Greg Valentine and Honky Tonk Man vs. The Hart Foundation ~ Rhythm and Blues, except they didn’t have that name just yet. The Hart Foundation worked as babyfaces because that pairing was ideal for tag formula. Bret took the heat and did so by selling the hell out of his opponents’ offense. He made sure Valentine and Honky looked as good as they could. Meanwhile, Neidhart was the powerhouse who could run through people when his hot tag came. Once that usual stuff was over, Jimmy Hart tried using the megaphone to cheat. Neidhart got control of it and Bret clocked Honky with it, picking up the victory in 7:38. Basic tag team wrestling and that’s perfectly fine. [**½]

WWF Intercontinental Championship: The Ultimate Warrior [c] vs. Rick Rude ~ You could tell Ultimate Warrior was on the cusp to being a megastar. He was way over. Rick Rude played his role here perfectly. He got his heat and controlled a lot of the match while also ensuring he set Warrior up for some great fire spots. I loved Warrior powering out of a submission by grabbing the ropes and shaking it like he does during his entrance. It was a cool visual that was perfect for his character. Just as Warrior truly got going, Bobby Heenan tripped him up on a suplex attempt. Rude landed on Warrior and Heenan held the legs to give us a new champion in 9:42. A pretty good match. Rude did well to play to Warrior’s strengths and had the crowd engaged in a lot of what they did. Kind of boring and simple at points though. [**¾]

Bad News Brown vs. Jim Duggan ~ Ah, the good old death slot. Clearly just here as a cool down between two big matches. Nobody cared to see this. I will note that it is crazy to see two guys who pretty much refused to do jobs. Not much to write about because they just did nonsense brawling until both brought in weapons and we got a double DQ in 3:48. At least they kept it short and it had some energy. [½*]

Bobby Heenan vs. The Red Rooster ~ Just get to the main event already. Rooster won in 0:31 after Heenan missed a corner charge. [NR]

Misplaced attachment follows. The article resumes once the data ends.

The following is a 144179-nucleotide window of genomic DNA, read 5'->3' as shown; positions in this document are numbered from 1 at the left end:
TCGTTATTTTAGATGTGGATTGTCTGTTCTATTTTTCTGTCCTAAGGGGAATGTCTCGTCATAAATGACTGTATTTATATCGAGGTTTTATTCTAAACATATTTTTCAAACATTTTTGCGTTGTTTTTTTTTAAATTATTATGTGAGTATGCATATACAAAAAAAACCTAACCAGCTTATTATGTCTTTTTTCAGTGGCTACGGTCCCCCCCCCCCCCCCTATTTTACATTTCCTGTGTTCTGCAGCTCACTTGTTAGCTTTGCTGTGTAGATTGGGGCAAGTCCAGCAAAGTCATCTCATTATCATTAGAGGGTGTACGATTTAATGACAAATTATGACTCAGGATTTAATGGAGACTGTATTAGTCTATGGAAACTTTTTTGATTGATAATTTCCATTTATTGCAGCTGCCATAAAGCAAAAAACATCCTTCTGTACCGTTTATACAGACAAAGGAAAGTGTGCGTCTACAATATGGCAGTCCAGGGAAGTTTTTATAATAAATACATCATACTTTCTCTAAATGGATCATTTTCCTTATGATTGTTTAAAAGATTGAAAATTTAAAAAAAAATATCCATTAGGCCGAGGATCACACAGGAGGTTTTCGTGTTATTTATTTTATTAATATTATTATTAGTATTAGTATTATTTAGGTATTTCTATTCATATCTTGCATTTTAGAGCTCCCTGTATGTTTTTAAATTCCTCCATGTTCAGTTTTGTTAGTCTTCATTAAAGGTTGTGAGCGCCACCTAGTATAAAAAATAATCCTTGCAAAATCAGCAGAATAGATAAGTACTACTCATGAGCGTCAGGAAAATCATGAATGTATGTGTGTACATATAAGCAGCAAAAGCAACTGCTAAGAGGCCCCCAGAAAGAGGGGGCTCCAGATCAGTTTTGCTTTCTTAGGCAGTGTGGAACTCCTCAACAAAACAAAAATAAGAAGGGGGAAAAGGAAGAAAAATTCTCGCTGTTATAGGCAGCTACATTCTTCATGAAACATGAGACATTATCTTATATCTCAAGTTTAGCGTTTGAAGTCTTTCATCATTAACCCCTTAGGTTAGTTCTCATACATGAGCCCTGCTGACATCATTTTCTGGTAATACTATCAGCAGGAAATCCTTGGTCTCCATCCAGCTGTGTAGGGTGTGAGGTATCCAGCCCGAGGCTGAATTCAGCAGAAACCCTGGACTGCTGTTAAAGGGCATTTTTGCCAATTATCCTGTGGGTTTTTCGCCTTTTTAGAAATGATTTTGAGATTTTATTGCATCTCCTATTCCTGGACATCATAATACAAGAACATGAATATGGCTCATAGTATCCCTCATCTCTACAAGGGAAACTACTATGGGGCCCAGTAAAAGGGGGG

WWF Championship: Randy Savage [c] vs. Hulk Hogan ~ I stand by, as many others do, that Randy Savage wasn’t the heel in this. Sure he was overly jealous, but Hulk Hogan knew what he was doing. He was a total jerk. Savage outwrestled Hogan in the early stages. It seemed like Hogan tried to match him there and didn’t really stand a chance. He got going using his power, only for Savage to kick him in the face. That meant something because Hogan got busted open on it. He was vulnerable and it made Savage seem more dangerous. Savage took control until it was time for the Hogan comeback after he kicked out of the Elbow Drop. The fans were awake again. That gave us the Leg Drop and Hogan was again champion after 17:53. The best Mania main event up to this point. It was just shy of being great because the ending felt rushed and the crowd was pretty dead throughout. Nothing against Hogan, who did well, but Savage was firing on all cylinders here. [***¾]

This was the second best WrestleMania so far from a pure in-ring standpoint. Savage/Hogan is a very good main event, Warrior/Rude is solid, Blazer/Perfect surprised me, and there are some pretty good tag matches in there. You also unfortunately get some really bad stuff in there too.

SCORE: 6.0




Though this was a better show than WrestleMania IV, it is less memorable. Hulk Hogan vs. Randy Savage is certainly remembered, but less so than Savage’s crowning moment a year earlier or Hogan vs. Andre. The other piece of this show that I see played constantly was the Piper’s Pit segment with the cigarette. Other than that, there’s not much that stands out.

SCORE: 5.0



Historical Significance